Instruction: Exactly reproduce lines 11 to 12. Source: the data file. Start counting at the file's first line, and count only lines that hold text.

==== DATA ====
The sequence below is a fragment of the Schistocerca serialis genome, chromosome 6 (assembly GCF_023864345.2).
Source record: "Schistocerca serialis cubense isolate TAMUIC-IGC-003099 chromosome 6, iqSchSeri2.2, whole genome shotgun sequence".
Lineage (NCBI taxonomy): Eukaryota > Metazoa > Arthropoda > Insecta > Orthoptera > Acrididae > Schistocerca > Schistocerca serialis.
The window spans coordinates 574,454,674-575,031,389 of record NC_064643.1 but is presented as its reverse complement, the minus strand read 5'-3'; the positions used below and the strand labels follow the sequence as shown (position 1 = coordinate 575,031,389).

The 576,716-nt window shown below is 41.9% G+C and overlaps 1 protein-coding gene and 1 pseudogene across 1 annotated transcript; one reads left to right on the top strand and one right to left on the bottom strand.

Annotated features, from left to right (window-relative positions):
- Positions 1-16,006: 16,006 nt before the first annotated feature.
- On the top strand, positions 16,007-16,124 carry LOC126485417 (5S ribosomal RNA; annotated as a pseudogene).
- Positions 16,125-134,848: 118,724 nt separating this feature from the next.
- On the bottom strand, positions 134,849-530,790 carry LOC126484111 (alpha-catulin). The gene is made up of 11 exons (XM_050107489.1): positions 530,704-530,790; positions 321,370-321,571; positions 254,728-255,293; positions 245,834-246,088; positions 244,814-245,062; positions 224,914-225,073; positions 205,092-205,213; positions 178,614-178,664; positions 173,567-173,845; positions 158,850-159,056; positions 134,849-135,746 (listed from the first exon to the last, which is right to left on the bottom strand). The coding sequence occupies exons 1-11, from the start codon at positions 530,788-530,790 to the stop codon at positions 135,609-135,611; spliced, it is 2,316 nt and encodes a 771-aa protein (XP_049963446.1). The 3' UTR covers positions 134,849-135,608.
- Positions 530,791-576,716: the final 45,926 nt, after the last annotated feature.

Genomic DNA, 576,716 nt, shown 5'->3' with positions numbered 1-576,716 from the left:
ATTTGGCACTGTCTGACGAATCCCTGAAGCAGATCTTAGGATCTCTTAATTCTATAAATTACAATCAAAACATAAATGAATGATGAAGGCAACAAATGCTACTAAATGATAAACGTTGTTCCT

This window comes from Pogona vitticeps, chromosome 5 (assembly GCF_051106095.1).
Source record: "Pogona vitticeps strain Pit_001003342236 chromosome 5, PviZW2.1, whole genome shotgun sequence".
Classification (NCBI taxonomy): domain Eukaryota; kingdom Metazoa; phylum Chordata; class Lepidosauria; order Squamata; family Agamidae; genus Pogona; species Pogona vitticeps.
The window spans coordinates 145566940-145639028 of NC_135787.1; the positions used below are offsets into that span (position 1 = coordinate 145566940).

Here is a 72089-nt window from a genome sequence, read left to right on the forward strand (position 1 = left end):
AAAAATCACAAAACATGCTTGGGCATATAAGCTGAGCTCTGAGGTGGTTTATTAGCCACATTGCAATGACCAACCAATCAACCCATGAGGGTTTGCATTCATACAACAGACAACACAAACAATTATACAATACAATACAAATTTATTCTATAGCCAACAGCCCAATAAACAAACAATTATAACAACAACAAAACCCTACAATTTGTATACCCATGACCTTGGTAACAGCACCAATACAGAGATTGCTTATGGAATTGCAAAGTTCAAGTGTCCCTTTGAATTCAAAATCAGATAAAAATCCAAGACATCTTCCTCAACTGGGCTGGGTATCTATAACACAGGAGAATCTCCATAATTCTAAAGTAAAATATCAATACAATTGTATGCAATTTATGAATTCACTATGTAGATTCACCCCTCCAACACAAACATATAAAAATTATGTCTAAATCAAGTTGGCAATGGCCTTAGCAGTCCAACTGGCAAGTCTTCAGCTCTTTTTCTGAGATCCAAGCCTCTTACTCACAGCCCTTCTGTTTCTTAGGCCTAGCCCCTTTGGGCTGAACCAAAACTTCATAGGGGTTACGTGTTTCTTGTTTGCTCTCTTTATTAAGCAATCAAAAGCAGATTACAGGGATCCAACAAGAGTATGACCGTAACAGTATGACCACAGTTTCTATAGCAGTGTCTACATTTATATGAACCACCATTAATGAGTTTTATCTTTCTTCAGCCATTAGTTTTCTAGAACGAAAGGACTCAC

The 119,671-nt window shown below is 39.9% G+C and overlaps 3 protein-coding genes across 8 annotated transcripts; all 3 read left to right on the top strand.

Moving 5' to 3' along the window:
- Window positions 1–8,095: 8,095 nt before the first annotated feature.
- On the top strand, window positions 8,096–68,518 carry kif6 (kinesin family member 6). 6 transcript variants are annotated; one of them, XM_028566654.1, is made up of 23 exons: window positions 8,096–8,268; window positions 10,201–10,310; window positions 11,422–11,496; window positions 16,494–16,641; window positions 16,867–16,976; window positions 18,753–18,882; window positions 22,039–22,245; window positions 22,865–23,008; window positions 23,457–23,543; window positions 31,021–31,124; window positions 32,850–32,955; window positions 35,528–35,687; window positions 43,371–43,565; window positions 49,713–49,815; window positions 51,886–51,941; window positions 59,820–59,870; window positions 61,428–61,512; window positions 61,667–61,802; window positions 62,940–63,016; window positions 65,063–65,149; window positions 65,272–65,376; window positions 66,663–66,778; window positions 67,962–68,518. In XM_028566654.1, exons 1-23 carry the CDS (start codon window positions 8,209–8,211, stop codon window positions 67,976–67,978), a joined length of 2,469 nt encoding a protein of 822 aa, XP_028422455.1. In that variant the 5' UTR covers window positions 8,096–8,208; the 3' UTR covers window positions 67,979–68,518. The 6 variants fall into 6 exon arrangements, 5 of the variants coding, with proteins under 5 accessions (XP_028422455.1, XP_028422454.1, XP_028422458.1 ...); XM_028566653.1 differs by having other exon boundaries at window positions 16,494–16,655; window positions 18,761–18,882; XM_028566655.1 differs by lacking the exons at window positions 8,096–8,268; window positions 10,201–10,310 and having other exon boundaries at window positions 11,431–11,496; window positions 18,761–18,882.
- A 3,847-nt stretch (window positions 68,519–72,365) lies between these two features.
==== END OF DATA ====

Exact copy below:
- Positions 530,791-576,716: the final 45,926 nt, after the last annotated feature.

Genomic DNA, 576,716 nt, shown 5'->3' with positions numbered 1-576,716 from the left: